Self-Reflection Through a Glass, Darkly

By Josh Hopps

It is the end of the USMLE Step 1 exam season in undergraduate medical education.  If UME is a solar system, Step 1 is the sun, irradiating and superheating some, leaving others cold and frozen out, and supporting life for those who thrive in intense and constrained circumstances.  Its enormous gravity pulls students toward it at the cost of medical school grades, well-being, and finances1, and impinging on medical schools’ autonomy in determining their UME curricula.  Students whose single-minded purpose for years was getting into medical school very quickly shift their focus to the Step 1 exam because of its outsized emphasis in the residency selection process2.   In years past the Step 1 conversation began at the beginning of the second year of medical school or at the end of the first year for an ambitions few.  Students now ask about First Aid for Step 1 before they’ve even matriculated…
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Medical Education Research and IRB Review

By Emily Anderson

Medical school curricula now emphasize evidence-based medicine.  We also need to prioritize evidence-based educational strategies.  There are some great educational innovations happening at our medical school, but too few publications highlighting these.  Conducting research on medical education faces many barriers, not least of all, lack of funding.  Publication in any peer-reviewed academic journal usually requires some evaluation data; to get in a top-tier journal, you need solid research methodology, clearly defined outcome measures, and sufficient sample sizes.  Medical education journals are notorious for rejecting small pilot studies, which is discouraging.  Perhaps even more daunting are the Institutional Review Boards (IRBs).  Studies indicate that medical education researchers face challenges in IRB submission and review (1,2).  Unfortunately, we often end up implementing new programs – and maybe even doing a solid program evaluation – but never sharing what we’ve learned with colleagues outside our own institution…

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A Journey to the Border: A Reflection of the Other Side

By Jeff Ni

“A nation that cannot control its borders is not a nation.” ― Ronald Reagan

Today, immigration is a multifaceted topic, and oftentimes, the political narrative surrounding immigration is rife with dread. Much of the conversation is driven by fear, not of the Mexican, but of the even more terrifying unknown. I would venture that few people who have an “informed” opinion on border policy have sacrificed the time to genuinely hear the situation of the migrant. Even fewer have probably visited the border itself.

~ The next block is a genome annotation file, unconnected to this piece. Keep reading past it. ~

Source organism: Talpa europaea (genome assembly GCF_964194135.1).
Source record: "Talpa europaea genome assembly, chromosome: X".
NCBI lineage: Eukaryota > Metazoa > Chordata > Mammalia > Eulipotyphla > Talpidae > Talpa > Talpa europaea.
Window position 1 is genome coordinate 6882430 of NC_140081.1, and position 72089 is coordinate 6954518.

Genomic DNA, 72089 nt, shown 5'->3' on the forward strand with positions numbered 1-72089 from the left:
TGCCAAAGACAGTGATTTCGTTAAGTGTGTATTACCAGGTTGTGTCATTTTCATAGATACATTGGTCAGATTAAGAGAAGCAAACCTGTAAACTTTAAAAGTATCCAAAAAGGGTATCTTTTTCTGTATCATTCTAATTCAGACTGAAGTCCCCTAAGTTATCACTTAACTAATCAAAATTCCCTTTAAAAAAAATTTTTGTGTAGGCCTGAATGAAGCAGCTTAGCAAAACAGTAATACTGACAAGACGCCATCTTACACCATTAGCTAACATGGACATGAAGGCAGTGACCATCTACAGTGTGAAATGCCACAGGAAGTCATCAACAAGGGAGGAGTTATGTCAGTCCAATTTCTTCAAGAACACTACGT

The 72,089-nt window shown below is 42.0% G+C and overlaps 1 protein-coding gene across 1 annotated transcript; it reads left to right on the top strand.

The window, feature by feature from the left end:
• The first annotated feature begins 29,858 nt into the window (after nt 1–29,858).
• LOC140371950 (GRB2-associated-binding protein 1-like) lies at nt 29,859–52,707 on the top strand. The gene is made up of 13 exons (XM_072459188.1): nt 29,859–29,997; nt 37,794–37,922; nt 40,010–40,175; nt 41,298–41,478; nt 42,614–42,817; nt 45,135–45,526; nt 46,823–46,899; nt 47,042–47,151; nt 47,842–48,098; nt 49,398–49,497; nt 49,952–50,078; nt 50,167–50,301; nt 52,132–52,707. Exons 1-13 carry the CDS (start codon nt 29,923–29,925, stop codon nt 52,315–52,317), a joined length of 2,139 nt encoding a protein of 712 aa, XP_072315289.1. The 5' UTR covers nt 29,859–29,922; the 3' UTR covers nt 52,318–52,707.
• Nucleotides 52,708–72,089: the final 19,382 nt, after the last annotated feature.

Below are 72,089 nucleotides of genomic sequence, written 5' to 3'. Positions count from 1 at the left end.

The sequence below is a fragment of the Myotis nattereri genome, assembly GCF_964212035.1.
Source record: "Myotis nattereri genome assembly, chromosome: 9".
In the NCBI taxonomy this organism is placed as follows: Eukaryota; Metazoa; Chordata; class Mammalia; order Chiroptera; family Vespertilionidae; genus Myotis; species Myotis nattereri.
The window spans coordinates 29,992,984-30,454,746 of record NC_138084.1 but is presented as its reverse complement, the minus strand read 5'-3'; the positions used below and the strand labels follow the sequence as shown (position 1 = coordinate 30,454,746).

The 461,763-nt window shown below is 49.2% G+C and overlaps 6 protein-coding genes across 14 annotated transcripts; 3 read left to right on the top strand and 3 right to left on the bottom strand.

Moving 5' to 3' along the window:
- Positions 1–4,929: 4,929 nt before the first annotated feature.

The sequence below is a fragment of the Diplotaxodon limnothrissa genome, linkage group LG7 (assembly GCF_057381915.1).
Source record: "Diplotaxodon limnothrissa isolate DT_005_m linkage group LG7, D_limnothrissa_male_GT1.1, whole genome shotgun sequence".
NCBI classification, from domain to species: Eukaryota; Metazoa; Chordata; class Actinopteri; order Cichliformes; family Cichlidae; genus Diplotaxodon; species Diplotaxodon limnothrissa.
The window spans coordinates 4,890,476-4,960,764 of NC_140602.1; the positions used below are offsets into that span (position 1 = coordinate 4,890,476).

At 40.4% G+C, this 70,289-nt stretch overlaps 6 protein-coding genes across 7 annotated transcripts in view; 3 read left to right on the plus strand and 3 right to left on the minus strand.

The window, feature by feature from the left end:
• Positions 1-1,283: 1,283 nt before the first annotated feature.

As a medical student at a pioneer institution for the acceptance of DACA students, I recognized my own ignorance on immigration, and I decided to participate in a summer trip to Tucson to learn from an outstanding educational organization called Borderlinks. My trip was brief but sufficient for me to realize that the situation was dire, and that our country, sadly and profoundly, had lost control…
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Things Other Than Transplant Surgeons

Hearing the Call:  A Feature on How Physicians and Medical Educators Came to Understand Their Vocation

By Sarah E. Stumbar

Sometime during middle school, I became engrossed in a series of young adult novels about children dying of tragic diseases: heart failure (saved by a heart transplant!) leukemia, cystic fibrosis. I wanted to be a doctor! I wanted to be written into these stories, encompassed by both their tears and their triumphs.

As I continued to read, I traveled with my mom to a conference in Accra, Ghana. We visited the old fortresses of the country’s slave coast and walked through the city; forever kept on the outside by our skin color, which unequivocally meant that we were from elsewhere. The markets selling imported goods from China, the people living exposed on stretches of pavement, and the half-constructed cement buildings spoke to me of immense poverty. I tried to reconcile how this world could coexist with my own comfortable life in New York. The people we met spoke of the AIDS crisis, orphans and a lack of health care resources. The needs were overwhelming to my fourteen year-old-self…
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Social Scientists in Medical Education: Important Contributors to the Educational Mission

By Bobbie Ann Adair White and Leila Diaz

When we began our careers in medical education in the early 2000s, our roles (Student Affairs and Admissions) were adjacent to those of educators but not truly intertwined in content development and delivery. We found there were opportunities to create and lobby for co-curricular social sciences content, but often these were ancillary to the basic and clinical sciences. However, in the mid 2000s content such as leadership, and interprofessional education began to gain traction, and the popularity of small group delivery methods grew. These trends opened doors for social scientists to contribute more meaningfully within the curriculum…
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